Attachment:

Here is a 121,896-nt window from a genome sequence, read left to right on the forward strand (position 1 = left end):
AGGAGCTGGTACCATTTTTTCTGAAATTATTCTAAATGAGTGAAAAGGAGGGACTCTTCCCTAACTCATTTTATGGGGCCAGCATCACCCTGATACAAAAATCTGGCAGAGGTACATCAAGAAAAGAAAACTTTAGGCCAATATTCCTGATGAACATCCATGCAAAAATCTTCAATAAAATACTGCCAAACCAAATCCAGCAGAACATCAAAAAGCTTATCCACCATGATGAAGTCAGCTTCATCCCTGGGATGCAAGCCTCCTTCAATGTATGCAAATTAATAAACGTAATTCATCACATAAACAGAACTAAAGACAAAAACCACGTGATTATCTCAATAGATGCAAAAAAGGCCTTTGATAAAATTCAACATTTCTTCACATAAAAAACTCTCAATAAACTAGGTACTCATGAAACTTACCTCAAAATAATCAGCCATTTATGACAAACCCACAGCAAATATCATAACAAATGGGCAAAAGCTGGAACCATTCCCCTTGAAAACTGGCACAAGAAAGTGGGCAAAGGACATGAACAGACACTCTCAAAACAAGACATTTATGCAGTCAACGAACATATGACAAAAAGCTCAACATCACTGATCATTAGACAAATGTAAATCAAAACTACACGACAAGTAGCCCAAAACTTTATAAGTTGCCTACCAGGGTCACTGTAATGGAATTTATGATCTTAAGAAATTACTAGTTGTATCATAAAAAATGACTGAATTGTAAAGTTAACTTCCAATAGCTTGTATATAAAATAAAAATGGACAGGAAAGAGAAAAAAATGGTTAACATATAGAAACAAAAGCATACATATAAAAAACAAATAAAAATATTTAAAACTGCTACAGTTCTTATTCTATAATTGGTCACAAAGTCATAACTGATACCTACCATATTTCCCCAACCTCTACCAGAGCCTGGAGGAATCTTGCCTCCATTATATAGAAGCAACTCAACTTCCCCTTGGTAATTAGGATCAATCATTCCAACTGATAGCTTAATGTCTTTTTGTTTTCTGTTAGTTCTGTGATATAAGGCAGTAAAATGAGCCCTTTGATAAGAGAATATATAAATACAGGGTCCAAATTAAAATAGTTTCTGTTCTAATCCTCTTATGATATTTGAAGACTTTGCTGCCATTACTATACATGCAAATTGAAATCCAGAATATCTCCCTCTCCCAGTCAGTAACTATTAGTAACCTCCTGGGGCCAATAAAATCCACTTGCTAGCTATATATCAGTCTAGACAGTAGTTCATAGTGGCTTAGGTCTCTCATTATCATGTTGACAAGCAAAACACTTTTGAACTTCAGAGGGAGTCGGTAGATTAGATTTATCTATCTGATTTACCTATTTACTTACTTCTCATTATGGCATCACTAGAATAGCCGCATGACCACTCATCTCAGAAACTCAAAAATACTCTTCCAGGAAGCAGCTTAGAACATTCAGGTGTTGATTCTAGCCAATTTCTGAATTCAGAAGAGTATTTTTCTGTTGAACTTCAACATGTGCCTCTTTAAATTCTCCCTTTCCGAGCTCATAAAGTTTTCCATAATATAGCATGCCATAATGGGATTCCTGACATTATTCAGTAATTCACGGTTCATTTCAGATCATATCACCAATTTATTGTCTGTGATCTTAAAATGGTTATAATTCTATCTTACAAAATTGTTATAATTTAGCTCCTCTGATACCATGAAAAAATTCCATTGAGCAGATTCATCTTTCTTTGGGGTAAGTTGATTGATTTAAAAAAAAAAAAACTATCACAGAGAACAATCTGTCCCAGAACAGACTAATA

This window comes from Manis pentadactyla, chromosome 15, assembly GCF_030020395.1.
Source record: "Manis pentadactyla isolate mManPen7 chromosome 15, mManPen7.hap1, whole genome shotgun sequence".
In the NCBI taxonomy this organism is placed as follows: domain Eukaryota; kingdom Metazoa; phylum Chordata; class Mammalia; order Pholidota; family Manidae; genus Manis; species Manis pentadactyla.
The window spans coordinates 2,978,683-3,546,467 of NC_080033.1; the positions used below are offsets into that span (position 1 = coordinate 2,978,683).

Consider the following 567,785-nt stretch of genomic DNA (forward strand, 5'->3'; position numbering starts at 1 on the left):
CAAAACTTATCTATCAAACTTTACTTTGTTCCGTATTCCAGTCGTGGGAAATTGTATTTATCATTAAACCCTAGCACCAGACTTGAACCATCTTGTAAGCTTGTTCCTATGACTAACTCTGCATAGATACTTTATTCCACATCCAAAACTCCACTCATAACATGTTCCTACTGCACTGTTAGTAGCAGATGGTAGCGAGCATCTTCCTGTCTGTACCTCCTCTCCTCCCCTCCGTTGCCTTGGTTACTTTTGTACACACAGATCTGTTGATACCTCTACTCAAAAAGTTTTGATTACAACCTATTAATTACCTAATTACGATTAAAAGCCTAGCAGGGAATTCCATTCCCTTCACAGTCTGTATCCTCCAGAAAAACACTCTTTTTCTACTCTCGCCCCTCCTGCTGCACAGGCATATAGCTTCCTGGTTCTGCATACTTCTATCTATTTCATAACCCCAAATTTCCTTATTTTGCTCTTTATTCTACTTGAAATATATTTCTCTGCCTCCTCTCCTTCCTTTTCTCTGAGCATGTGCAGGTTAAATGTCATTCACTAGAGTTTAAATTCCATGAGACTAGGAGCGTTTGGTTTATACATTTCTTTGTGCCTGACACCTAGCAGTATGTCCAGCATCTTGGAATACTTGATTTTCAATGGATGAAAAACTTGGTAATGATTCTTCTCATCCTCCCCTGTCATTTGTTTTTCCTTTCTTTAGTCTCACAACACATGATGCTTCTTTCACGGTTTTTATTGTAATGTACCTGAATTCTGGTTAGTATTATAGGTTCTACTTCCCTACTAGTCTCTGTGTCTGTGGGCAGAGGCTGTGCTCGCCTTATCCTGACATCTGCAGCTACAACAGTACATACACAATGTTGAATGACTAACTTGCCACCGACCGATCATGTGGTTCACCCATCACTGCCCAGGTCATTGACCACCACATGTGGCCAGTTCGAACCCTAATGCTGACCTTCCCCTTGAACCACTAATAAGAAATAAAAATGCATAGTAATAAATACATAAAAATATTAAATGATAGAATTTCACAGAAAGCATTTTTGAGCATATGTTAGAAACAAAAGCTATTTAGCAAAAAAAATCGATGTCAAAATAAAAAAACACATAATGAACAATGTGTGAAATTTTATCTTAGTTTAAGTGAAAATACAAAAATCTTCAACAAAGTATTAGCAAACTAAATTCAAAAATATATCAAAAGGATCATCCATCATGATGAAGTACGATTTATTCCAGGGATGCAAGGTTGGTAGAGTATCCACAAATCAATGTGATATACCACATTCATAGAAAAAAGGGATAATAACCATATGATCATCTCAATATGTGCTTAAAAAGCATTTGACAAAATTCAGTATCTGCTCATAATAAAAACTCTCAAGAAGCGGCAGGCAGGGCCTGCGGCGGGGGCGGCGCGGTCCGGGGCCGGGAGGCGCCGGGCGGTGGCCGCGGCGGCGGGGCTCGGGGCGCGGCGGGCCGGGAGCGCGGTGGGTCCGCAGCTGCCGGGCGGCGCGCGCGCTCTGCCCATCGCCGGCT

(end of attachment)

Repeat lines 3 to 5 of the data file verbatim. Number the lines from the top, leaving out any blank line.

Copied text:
This window comes from Manis pentadactyla, chromosome 15, assembly GCF_030020395.1.
Source record: "Manis pentadactyla isolate mManPen7 chromosome 15, mManPen7.hap1, whole genome shotgun sequence".
In the NCBI taxonomy this organism is placed as follows: domain Eukaryota; kingdom Metazoa; phylum Chordata; class Mammalia; order Pholidota; family Manidae; genus Manis; species Manis pentadactyla.